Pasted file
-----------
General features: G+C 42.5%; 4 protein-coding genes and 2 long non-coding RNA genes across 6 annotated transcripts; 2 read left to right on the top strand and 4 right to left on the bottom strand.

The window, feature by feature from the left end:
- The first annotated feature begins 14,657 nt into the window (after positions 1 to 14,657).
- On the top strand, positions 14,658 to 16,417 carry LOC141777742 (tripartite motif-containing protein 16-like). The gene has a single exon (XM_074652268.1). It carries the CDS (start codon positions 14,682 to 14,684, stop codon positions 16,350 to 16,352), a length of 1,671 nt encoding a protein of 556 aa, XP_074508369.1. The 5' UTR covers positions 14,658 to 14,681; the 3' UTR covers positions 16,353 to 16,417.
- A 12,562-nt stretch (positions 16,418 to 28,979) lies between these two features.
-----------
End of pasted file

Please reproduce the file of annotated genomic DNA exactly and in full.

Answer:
General features: G+C 42.5%; 4 protein-coding genes and 2 long non-coding RNA genes across 6 annotated transcripts; 2 read left to right on the top strand and 4 right to left on the bottom strand.

The window, feature by feature from the left end:
- The first annotated feature begins 14,657 nt into the window (after positions 1 to 14,657).
- On the top strand, positions 14,658 to 16,417 carry LOC141777742 (tripartite motif-containing protein 16-like). The gene has a single exon (XM_074652268.1). It carries the CDS (start codon positions 14,682 to 14,684, stop codon positions 16,350 to 16,352), a length of 1,671 nt encoding a protein of 556 aa, XP_074508369.1. The 5' UTR covers positions 14,658 to 14,681; the 3' UTR covers positions 16,353 to 16,417.
- A 12,562-nt stretch (positions 16,418 to 28,979) lies between these two features.